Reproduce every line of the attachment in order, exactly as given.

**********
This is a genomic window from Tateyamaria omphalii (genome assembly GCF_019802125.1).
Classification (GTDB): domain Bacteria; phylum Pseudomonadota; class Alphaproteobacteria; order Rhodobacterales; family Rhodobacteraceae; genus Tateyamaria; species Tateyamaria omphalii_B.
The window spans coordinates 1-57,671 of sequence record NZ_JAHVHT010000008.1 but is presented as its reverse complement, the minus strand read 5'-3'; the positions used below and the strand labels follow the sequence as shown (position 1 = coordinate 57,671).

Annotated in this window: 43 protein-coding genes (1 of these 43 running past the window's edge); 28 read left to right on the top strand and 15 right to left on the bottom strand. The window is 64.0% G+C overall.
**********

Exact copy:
This is a genomic window from Tateyamaria omphalii (genome assembly GCF_019802125.1).
Classification (GTDB): domain Bacteria; phylum Pseudomonadota; class Alphaproteobacteria; order Rhodobacterales; family Rhodobacteraceae; genus Tateyamaria; species Tateyamaria omphalii_B.
The window spans coordinates 1-57,671 of sequence record NZ_JAHVHT010000008.1 but is presented as its reverse complement, the minus strand read 5'-3'; the positions used below and the strand labels follow the sequence as shown (position 1 = coordinate 57,671).

Annotated in this window: 43 protein-coding genes (1 of these 43 running past the window's edge); 28 read left to right on the top strand and 15 right to left on the bottom strand. The window is 64.0% G+C overall.